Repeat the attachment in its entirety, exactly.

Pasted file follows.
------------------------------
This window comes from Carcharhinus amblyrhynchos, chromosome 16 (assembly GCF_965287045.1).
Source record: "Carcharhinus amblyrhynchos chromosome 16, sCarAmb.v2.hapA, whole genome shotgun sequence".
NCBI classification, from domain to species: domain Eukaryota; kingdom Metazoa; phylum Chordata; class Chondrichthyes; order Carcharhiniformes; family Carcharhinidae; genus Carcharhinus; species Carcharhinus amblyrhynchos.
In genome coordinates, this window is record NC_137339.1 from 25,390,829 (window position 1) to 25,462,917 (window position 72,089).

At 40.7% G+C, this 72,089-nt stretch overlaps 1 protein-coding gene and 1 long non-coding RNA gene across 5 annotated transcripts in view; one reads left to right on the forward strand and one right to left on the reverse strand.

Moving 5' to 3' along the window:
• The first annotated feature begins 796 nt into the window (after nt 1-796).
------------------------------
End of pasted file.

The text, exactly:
This window comes from Carcharhinus amblyrhynchos, chromosome 16 (assembly GCF_965287045.1).
Source record: "Carcharhinus amblyrhynchos chromosome 16, sCarAmb.v2.hapA, whole genome shotgun sequence".
NCBI classification, from domain to species: domain Eukaryota; kingdom Metazoa; phylum Chordata; class Chondrichthyes; order Carcharhiniformes; family Carcharhinidae; genus Carcharhinus; species Carcharhinus amblyrhynchos.
In genome coordinates, this window is record NC_137339.1 from 25,390,829 (window position 1) to 25,462,917 (window position 72,089).

At 40.7% G+C, this 72,089-nt stretch overlaps 1 protein-coding gene and 1 long non-coding RNA gene across 5 annotated transcripts in view; one reads left to right on the forward strand and one right to left on the reverse strand.

Moving 5' to 3' along the window:
• The first annotated feature begins 796 nt into the window (after nt 1-796).